Robert F Kennedy Jr. is one of those who, along with Naomi Wolf, Chris Hedges, Naomi Klein, and Joe Conason “[trace] the dangerous path America has [taken] toward a new, un-democratic form of government,” and examine “some startling similarities to authoritarian regimes of the past. The Five authors, during extensive interviews, expose the political and economic forces behind this transformation of American democracy.”

Joseph Sottile's efforts, along with the above individuals has become a movie entitled The Warning.

http://www.chelseagreen.com/content/index.php?p=1669

http://www.truthtopower.tv/robertk.htm

http://wordpress.com/tag/the-warning-film/

http://robertfkennedyjr.com/

Not to sound trite, but to coin a phrase, "this is not your father's Oldsmobile."

Edited by Robert Howard
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The man who ordered the raid on Damian Green was Sir Paul Stephenson, the acting head of the Metropolitan Police. He has applied for the permanent post that became vacant after Iain Blair was forced to resign after he lost the confidence of Tory mayor, Boris Johnson. Blair should have been sacked after the killing of Jean Charles de Menezes. However, a deal was done and Iain Blair was protected in exchange for Tony Blair not being prosecuted over the cash for honours scandal.

The post of Commissioner of the Metropolitan Police is appointed by Jacqui Smith, the home secretary. Stephenson, who has applied for the post, obviously thought he would impress Smith was his “pro-Labour” attitudes by ordering the arrest of Damian Green. However, to get permission for the raid on Green’s offices, he had to get permission from the Speaker of the House of Commons, Michael Martin. This would normally have been refused. The tradition of the Speaker protecting the rights of MPs goes back to 1642 when King Charles I entered the House of Commons and ordered the Speaker, William Lenthall, to identify five MPs he accused of treason. Lenthall refused and this act triggered the English Civil War.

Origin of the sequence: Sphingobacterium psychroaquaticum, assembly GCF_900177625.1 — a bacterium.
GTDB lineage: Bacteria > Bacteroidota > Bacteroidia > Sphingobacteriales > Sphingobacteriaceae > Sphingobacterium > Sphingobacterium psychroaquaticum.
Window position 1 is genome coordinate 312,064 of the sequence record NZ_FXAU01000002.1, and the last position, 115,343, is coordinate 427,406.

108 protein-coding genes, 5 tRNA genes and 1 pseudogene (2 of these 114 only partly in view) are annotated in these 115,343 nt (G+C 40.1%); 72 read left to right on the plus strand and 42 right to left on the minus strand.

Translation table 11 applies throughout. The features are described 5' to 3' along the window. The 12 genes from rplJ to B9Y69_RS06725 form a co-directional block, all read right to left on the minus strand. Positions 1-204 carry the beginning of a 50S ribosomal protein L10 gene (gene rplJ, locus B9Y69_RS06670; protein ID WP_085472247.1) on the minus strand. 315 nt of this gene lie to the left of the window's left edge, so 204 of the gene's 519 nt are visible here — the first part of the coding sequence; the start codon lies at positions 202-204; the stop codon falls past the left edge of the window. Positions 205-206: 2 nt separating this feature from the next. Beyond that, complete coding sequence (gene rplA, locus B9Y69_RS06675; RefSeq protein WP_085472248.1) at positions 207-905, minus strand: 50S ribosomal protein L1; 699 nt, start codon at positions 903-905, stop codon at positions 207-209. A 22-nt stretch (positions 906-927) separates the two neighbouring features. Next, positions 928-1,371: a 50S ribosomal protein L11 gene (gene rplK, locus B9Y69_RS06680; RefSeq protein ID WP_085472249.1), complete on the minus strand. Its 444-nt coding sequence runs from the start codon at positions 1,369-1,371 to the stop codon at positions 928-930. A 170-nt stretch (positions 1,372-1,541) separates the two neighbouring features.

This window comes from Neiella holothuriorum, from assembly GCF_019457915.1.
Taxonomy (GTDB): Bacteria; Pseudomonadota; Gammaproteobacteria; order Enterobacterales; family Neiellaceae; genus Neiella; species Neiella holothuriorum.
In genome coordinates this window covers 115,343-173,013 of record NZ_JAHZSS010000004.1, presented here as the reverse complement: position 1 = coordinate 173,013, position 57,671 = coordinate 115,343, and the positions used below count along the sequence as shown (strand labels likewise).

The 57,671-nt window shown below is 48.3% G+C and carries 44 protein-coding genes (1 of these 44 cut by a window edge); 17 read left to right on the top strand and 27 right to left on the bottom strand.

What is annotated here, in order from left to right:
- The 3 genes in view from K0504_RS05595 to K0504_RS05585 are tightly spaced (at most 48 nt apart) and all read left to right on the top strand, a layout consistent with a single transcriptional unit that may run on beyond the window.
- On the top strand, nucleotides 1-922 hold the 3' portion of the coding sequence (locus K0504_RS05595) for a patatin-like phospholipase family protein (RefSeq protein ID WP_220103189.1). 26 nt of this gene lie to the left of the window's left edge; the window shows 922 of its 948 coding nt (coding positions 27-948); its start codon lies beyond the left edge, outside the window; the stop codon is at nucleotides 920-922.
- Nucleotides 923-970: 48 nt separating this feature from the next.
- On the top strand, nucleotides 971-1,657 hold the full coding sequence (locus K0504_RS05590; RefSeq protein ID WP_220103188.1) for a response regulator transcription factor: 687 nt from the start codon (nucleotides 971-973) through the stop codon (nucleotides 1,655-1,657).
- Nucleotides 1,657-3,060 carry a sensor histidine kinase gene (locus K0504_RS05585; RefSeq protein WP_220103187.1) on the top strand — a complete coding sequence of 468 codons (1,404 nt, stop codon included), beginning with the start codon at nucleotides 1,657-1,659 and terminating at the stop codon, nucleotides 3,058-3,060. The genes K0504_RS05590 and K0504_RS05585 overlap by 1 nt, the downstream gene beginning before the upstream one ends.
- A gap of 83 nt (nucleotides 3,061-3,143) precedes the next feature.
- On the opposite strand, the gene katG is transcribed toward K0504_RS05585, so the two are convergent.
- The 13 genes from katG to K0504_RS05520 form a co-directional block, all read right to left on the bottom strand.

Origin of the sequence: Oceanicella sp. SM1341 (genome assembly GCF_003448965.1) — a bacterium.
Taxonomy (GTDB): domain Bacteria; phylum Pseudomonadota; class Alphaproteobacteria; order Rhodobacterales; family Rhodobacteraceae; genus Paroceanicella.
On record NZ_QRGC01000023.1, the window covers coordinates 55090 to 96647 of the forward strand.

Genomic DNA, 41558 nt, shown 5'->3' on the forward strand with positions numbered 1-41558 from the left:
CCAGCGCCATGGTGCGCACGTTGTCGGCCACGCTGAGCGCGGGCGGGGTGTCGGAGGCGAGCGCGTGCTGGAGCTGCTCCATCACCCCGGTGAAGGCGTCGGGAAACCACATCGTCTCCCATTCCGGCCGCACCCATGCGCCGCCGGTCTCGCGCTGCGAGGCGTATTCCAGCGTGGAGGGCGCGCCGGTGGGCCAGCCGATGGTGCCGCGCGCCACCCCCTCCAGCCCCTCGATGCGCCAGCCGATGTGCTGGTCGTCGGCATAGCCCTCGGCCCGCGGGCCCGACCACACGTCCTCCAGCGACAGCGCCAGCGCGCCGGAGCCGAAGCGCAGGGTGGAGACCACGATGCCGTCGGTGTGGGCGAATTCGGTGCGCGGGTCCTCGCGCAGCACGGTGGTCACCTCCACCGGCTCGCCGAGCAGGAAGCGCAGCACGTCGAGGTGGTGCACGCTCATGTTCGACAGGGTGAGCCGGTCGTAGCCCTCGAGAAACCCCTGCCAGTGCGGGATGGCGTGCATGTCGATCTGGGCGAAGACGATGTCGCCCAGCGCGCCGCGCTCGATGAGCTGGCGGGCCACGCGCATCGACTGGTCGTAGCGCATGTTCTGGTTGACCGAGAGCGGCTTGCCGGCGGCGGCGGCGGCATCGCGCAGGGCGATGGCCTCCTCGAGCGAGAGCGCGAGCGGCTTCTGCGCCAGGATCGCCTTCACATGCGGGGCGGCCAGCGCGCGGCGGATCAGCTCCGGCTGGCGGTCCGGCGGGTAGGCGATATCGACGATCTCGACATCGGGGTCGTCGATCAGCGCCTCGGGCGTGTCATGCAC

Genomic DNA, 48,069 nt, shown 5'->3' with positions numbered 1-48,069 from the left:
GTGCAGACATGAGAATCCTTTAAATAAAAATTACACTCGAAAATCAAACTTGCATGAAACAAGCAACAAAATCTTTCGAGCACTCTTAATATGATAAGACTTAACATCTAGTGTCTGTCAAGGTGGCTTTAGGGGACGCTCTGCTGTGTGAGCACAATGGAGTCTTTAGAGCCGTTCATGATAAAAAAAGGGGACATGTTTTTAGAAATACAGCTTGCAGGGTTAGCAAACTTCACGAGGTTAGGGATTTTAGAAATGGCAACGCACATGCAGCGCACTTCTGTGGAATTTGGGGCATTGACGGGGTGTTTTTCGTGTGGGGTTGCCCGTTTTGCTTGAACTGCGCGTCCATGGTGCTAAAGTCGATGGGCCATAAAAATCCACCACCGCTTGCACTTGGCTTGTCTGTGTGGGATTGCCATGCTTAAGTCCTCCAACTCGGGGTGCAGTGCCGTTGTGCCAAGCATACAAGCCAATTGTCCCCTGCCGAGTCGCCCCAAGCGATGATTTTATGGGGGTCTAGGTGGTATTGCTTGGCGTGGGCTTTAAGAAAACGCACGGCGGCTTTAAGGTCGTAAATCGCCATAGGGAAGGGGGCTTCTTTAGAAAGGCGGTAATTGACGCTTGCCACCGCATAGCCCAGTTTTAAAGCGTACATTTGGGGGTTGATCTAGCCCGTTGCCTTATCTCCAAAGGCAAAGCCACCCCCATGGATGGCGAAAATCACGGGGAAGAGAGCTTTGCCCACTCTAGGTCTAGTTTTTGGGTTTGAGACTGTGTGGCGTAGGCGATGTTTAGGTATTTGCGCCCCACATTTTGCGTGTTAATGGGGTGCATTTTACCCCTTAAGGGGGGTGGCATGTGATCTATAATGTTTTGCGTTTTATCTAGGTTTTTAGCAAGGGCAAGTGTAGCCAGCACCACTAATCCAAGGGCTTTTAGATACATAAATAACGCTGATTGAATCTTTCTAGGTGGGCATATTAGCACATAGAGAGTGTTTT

However, Martin was in no position to refuse because of his own corrupt past. Since 2007 the Tax Payers' Alliance have been calling on the Metropolitan Police to investigate Martin for claiming expenses he was not entitled to receive. For example, it has been revealed that Martin claimed £17,166 last year towards the cost of his Bishopbriggs constituency home, on which he no longer pays a mortgage. When this was reported in the newspapers, Martin spent more than £20,000 of taxpayers' money on lawyers to challenge these stories. Understandably, Martin played an important role in trying to block the publication of details of MPs' £5m-a-year travel expenses under the Freedom of Information Act. Martin also used air miles accumulated on official business to fly his children and their families to London in business class. His wife, also illegally claimed more than £4,000 in taxi expenses. As long as Martin does as the police want, he will not be prosecuted for these offences.